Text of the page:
UEFA.com works better on other browsers
For the best possible experience, we recommend using Chrome, Firefox or Microsoft Edge.

Aktobe's Gazzaev following in father's footsteps

With a UEFA Cup-winning coach as his father, Vladimir Gazzaev is striving to make his own mark in the dugout with FC Aktobe, who host FC Steaua Bucureşti on Wednesday.

Aktobe coach Vladimir Gazzaev is congratulated by Dinamo Tbilisi counterpart Michal Bílek
Aktobe coach Vladimir Gazzaev is congratulated by Dinamo Tbilisi counterpart Michal Bílek ©Yuri Tarasenko

With 1986 European champions FC Steaua Bucureşti awaiting in the third qualifying round, FC Aktobe have a big task on their hands to make the play-offs. In the dugout, however, they have a man of famous coaching stock who is aiming to bring group stage football to the club for the first time.

Vladimir Gazzaev – son of former Russia, PFC CSKA Moskva and FC Dynamo Kyiv coach Valeri Gazzaev – is carrying on his esteemed father's trade. The 34-year-old was appointed by the Kazakh outfit on 10 July and immediately showed his promise, guiding his new side to a UEFA Champions League second qualifying round first-leg win at FC Dinamo Tbilisi in his second game in charge.

"It is difficult to change something in such a short time as I did not know my players' capabilities, though I had worked with some of them before," said the former FC Alania Vladikavkaz coach, who replaced Vladimir Nikitenko. "I am grateful to them for showing their mettle and making it past Dinamo. Although we won by a big margin at home [3-0], it was never easy for us."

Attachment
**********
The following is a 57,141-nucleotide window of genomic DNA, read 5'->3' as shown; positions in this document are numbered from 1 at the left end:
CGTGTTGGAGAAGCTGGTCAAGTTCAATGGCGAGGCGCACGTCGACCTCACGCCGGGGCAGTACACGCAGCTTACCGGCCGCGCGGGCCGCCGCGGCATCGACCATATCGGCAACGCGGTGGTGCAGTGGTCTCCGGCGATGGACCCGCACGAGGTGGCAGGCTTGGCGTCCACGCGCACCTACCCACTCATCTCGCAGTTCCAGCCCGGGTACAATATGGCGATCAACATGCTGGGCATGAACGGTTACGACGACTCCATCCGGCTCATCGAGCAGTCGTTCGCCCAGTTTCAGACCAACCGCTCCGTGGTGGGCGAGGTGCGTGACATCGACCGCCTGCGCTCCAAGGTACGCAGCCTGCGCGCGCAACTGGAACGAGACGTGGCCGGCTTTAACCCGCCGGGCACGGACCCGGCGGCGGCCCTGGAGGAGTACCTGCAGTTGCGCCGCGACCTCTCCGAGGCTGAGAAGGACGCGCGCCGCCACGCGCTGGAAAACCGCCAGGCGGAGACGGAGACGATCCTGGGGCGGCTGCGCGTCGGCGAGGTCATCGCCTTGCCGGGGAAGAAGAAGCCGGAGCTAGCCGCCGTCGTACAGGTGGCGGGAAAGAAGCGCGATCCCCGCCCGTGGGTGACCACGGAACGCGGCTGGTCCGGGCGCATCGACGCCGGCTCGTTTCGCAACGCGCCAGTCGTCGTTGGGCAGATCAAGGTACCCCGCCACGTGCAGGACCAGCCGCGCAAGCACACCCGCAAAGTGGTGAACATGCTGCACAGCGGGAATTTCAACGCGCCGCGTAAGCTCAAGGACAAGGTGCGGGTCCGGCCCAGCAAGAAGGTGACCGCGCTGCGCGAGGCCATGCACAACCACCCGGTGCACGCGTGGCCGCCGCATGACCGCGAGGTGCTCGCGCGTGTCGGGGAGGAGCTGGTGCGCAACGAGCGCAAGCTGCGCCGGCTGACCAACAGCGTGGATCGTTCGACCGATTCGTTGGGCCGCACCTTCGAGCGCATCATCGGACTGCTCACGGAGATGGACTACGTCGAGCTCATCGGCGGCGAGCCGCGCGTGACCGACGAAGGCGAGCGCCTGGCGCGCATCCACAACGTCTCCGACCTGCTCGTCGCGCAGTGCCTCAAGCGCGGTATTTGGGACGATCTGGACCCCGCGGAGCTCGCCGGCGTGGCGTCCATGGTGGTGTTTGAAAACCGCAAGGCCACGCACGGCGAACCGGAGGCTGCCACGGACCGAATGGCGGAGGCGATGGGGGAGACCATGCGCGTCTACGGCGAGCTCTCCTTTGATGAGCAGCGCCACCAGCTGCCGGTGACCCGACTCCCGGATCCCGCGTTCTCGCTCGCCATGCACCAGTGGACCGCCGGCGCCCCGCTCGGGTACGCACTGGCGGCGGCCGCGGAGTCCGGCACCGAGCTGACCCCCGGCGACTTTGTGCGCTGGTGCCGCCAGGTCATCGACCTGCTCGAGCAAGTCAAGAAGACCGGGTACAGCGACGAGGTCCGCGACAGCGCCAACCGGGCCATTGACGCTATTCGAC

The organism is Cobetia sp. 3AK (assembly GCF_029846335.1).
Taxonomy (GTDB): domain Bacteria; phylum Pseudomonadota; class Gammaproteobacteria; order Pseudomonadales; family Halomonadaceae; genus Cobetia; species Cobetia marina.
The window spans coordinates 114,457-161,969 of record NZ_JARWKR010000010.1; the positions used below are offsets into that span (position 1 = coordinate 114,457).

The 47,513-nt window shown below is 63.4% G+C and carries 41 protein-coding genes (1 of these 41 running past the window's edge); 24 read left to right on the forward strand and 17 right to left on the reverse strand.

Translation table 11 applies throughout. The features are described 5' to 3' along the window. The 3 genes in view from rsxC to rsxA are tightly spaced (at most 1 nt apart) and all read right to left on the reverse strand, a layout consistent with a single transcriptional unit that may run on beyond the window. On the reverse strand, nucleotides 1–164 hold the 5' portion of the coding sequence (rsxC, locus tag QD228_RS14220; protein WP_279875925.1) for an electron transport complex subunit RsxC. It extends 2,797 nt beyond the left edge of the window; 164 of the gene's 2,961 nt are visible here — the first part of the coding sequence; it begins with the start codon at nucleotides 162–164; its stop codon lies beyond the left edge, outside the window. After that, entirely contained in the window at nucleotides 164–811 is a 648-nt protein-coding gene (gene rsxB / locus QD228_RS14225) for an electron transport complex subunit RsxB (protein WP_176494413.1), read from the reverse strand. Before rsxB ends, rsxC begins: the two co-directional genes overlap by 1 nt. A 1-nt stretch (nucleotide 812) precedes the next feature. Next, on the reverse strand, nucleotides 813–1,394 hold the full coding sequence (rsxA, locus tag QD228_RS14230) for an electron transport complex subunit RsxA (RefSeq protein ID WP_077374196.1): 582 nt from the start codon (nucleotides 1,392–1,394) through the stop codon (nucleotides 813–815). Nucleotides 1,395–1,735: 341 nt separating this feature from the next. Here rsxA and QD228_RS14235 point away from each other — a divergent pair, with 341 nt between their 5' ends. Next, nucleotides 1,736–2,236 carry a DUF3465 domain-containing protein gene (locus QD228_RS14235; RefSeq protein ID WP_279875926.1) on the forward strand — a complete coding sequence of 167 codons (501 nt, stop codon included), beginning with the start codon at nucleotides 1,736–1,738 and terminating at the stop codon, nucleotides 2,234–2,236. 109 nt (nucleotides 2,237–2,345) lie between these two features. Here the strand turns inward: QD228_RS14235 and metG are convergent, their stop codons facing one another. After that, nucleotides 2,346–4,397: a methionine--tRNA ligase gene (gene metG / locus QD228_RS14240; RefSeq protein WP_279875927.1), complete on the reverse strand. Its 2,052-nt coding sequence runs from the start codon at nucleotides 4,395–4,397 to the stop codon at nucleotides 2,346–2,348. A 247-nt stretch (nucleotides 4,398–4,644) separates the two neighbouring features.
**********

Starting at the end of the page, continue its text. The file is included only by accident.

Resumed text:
Valeri Gazzaev lifts the UEFA Cup in 2005
Valeri Gazzaev lifts the UEFA Cup in 2005©Getty Images

Some put that commanding second-leg victory down to the presence of Gazzaev Sr in the stands, and another appearance by the man who steered CSKA to UEFA Cup glory in 2005 would be more than welcome when Steaua visit the western Kazakh city on Wednesday.

Aktobe would be guaranteed at least a place in the UEFA Europea League group stage should they eliminate Steaua, who enter the tie as the fancied side. "Before the match everyone is equal," said Gazzaev. "It is only after the Bucharest leg that we will know who goes further. I have read Kazakhstani newspapers and I know they see the Romanians as favourites, but everything will be decided on the pitch. We have been set a task to make it to the next round and we aim to do so."

Whether they succeed or not may depend largely on how they perform defensively. Though the Kazakh Premier League leaders' backline has been reliable for the most part – they have conceded 17 goals in 21 games – there has been the odd aberration, such as a 7-1 defeat by FC Kairat Almaty on 6 July which proved Nikitenko's undoing. Gazzaev aims to manage his side's strengths and weaknesses as best he can, but knows Steaua will test them to the full.

"[Steaua] have a very balanced team, but the attackers – Cristian Tănase, Adrian Popa and Alexandru Chipciu – stand out. We are facing a battle against a strong team. Everyone understands that perfectly. We will do everything in our power [to go through]."